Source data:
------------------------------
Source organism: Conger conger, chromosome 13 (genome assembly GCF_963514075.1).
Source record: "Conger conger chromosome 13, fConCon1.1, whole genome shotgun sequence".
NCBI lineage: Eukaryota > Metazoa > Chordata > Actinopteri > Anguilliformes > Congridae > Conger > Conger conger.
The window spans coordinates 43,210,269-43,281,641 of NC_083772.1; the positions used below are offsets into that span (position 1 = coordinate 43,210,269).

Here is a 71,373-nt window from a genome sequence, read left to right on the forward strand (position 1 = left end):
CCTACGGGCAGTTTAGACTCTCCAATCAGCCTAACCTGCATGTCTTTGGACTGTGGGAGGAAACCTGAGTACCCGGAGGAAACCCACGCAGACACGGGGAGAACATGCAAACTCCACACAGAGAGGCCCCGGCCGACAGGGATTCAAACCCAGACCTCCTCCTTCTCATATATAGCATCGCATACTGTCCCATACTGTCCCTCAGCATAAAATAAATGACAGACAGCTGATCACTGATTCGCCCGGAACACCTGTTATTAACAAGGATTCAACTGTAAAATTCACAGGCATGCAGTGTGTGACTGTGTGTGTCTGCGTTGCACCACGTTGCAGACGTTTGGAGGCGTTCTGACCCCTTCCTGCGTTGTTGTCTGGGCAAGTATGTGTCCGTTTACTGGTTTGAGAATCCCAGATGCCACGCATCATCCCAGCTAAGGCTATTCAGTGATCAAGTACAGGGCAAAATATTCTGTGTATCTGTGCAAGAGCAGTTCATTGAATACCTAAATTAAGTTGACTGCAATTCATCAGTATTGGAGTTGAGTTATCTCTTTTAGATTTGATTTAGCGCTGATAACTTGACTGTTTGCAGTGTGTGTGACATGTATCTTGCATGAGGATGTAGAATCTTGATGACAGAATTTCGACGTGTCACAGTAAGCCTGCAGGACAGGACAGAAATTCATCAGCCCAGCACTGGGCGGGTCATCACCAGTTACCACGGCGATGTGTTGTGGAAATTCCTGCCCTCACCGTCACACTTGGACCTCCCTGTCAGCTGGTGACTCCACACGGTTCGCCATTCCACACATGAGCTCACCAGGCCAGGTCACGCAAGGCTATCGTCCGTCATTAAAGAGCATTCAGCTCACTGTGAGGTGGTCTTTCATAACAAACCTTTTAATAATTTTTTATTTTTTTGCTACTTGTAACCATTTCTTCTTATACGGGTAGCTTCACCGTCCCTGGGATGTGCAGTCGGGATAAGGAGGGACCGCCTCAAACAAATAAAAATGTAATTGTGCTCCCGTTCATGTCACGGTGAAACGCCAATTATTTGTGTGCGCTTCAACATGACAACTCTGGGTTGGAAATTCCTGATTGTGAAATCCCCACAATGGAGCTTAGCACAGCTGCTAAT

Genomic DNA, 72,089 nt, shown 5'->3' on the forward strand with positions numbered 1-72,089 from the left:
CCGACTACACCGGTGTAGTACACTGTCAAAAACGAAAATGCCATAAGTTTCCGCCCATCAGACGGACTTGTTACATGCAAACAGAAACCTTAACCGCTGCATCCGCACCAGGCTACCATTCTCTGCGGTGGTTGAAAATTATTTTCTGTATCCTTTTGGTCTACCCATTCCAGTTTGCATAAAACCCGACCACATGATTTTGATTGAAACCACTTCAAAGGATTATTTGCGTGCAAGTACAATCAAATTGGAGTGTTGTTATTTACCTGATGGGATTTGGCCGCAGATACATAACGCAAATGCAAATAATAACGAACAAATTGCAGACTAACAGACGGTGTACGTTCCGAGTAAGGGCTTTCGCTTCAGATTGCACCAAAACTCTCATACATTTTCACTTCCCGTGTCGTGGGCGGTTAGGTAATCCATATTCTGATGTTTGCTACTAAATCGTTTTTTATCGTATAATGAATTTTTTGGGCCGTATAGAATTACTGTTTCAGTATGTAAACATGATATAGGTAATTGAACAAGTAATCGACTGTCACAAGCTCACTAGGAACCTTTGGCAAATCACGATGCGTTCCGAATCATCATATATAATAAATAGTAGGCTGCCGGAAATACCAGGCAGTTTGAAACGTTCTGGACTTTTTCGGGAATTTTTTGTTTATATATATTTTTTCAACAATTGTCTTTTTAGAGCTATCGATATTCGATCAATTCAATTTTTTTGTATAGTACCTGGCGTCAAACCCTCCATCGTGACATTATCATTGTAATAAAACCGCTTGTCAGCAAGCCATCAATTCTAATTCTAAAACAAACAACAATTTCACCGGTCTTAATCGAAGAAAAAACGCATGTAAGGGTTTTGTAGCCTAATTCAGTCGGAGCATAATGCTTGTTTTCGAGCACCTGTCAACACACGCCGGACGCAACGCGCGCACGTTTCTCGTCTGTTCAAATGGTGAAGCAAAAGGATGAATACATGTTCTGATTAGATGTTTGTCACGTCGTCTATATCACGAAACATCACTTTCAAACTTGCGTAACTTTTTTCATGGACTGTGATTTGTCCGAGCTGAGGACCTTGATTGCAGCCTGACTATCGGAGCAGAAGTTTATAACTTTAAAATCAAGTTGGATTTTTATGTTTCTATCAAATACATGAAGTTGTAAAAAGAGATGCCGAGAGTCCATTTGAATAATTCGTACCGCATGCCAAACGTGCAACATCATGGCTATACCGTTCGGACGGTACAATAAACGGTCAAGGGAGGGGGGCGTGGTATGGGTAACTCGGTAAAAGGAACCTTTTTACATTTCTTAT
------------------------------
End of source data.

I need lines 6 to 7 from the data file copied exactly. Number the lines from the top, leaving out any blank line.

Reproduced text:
CCTACGGGCAGTTTAGACTCTCCAATCAGCCTAACCTGCATGTCTTTGGACTGTGGGAGGAAACCTGAGTACCCGGAGGAAACCCACGCAGACACGGGGAGAACATGCAAACTCCACACAGAGAGGCCCCGGCCGACAGGGATTCAAACCCAGACCTCCTCCTTCTCATATATAGCATCGCATACTGTCCCATACTGTCCCTCAGCATAAAATAAATGACAGACAGCTGATCACTGATTCGCCCGGAACACCTGTTATTAACAAGGATTCAACTGTAAAATTCACAGGCATGCAGTGTGTGACTGTGTGTGTCTGCGTTGCACCACGTTGCAGACGTTTGGAGGCGTTCTGACCCCTTCCTGCGTTGTTGTCTGGGCAAGTATGTGTCCGTTTACTGGTTTGAGAATCCCAGATGCCACGCATCATCCCAGCTAAGGCTATTCAGTGATCAAGTACAGGGCAAAATATTCTGTGTATCTGTGCAAGAGCAGTTCATTGAATACCTAAATTAAGTTGACTGCAATTCATCAGTATTGGAGTTGAGTTATCTCTTTTAGATTTGATTTAGCGCTGATAACTTGACTGTTTGCAGTGTGTGTGACATGTATCTTGCATGAGGATGTAGAATCTTGATGACAGAATTTCGACGTGTCACAGTAAGCCTGCAGGACAGGACAGAAATTCATCAGCCCAGCACTGGGCGGGTCATCACCAGTTACCACGGCGATGTGTTGTGGAAATTCCTGCCCTCACCGTCACACTTGGACCTCCCTGTCAGCTGGTGACTCCACACGGTTCGCCATTCCACACATGAGCTCACCAGGCCAGGTCACGCAAGGCTATCGTCCGTCATTAAAGAGCATTCAGCTCACTGTGAGGTGGTCTTTCATAACAAACCTTTTAATAATTTTTTATTTTTTTGCTACTTGTAACCATTTCTTCTTATACGGGTAGCTTCACCGTCCCTGGGATGTGCAGTCGGGATAAGGAGGGACCGCCTCAAACAAATAAAAATGTAATTGTGCTCCCGTTCATGTCACGGTGAAACGCCAATTATTTGTGTGCGCTTCAACATGACAACTCTGGGTTGGAAATTCCTGATTGTGAAATCCCCACAATGGAGCTTAGCACAGCTGCTAAT

Genomic DNA, 72,089 nt, shown 5'->3' on the forward strand with positions numbered 1-72,089 from the left: